The Caribbean Needs Radical Change at LIAT
by Robert MacLellan
During the last week of August our hospitality consultancy organised a visit by potential developers to the Eastern Caribbean. The participants on the trip – from UK, China, Trinidad and St Lucia – all experienced significant delays or cancellations on LIAT flights. I have travelled regularly with LIAT throughout the Caribbean for over sixteen years but recent events represent a new low point.
“The challenge of convincing investors to consider tourism developments in those islands, which are served primarily by LIAT, is now onerous indeed.”
Gregor Nassief’s recent open letter to the LIAT board of directors has already catalogued the airline’s worst ever performance over the last three months and called for management heads to roll. This solicited a response from LIAT’s chairman, Jean Holder, which addressed virtually none of Mr Nassief’s points and seemed only to confirm the level of delusion in the highest ranks of LIAT management. Having received a worthless and self serving response, Mr Nassief has since called directly for Dr Holder’s resignation.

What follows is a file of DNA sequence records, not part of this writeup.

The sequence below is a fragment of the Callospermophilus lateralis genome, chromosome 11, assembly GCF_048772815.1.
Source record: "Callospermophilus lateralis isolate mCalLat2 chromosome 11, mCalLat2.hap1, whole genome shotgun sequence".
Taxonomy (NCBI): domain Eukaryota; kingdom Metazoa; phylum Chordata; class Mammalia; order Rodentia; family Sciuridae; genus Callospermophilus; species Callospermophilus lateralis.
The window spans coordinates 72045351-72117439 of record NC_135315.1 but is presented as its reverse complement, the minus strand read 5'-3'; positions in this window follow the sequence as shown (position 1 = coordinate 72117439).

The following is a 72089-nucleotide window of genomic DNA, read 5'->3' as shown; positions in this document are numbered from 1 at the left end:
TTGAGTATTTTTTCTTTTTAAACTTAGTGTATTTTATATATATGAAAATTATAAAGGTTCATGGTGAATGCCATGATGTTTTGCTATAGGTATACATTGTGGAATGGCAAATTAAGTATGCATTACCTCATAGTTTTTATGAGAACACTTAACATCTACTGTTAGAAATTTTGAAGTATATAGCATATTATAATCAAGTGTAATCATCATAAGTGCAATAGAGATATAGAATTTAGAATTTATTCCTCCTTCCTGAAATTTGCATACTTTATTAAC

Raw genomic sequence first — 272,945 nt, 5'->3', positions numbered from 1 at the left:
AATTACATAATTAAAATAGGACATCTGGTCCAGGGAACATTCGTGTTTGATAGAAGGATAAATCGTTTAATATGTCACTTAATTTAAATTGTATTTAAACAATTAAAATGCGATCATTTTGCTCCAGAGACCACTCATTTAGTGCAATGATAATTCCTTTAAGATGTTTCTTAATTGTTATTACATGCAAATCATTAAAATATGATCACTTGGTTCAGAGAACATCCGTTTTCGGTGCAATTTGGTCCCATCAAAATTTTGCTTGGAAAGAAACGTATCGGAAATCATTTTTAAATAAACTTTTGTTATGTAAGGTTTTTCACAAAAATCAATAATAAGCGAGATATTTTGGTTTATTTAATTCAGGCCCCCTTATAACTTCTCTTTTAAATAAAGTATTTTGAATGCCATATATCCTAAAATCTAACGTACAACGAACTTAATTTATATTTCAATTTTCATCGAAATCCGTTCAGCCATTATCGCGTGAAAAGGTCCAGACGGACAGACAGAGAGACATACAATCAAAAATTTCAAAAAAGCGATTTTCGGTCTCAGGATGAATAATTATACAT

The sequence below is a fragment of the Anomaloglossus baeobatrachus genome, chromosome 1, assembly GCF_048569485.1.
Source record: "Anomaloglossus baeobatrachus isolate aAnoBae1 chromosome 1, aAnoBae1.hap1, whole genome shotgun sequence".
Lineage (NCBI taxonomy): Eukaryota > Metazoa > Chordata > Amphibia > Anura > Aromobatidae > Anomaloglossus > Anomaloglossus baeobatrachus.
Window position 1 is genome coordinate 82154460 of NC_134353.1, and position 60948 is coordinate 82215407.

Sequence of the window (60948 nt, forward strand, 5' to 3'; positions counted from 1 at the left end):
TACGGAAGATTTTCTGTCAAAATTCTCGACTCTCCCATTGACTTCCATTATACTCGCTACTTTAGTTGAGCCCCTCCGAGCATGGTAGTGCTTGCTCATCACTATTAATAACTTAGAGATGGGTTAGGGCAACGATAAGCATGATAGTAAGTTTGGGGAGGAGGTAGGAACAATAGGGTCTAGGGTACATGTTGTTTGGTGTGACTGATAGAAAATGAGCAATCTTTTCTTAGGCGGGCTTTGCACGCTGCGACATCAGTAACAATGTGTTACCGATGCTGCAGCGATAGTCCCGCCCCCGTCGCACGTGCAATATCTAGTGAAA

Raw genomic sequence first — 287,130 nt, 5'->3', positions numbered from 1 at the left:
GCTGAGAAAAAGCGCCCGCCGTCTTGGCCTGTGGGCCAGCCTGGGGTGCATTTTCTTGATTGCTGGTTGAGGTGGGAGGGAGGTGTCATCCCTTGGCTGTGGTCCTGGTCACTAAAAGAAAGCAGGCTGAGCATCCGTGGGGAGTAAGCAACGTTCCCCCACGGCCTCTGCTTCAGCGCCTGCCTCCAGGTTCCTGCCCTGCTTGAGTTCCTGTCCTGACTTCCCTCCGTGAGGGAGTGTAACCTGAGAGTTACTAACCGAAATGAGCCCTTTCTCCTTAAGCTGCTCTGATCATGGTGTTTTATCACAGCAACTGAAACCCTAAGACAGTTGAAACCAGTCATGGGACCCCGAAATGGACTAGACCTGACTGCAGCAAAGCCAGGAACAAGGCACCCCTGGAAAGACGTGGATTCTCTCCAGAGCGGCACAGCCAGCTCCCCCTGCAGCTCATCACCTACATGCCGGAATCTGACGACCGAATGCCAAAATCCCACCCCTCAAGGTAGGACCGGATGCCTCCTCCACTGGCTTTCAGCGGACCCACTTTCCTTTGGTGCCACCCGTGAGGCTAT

In his initial response to Mr Nassief, Dr Holder refers to the “track record” of the current company leadership and so I felt the need to clarify the true meaning of those words. One dictionary provides the following definition: “Track record: 1.The best recorded performance in a particular track-and-field event at a particular track. 2. The past achievements or performance of a person, organisation or product.” The definitions seem to suggest some degree of excellence, a million miles away from the performance delivered to its customers by LIAT!
Patience with LIAT is now at an end and senior figures in the hotel and tourism industry across the region are quite legitimately questioning Dr Holder’s strategic and financial track record as Chairman of LIAT since 2004. They are equally entitled to evaluate Captain Ian Brunton’s track record, firstly, as former CEO of Caribbean Airlines and his departure from that company and, since 1st August 2012, his track record as CEO of LIAT. Captain Brunton has been responsible since that date for forward planning and day-to-day operation of the airline. Therefore, he must have been closely involved in the recent scheduling of LIAT’s aircraft acquisitions / disposals programme and the associated crew training – the apparent root causes of the recent appalling performance. Continue reading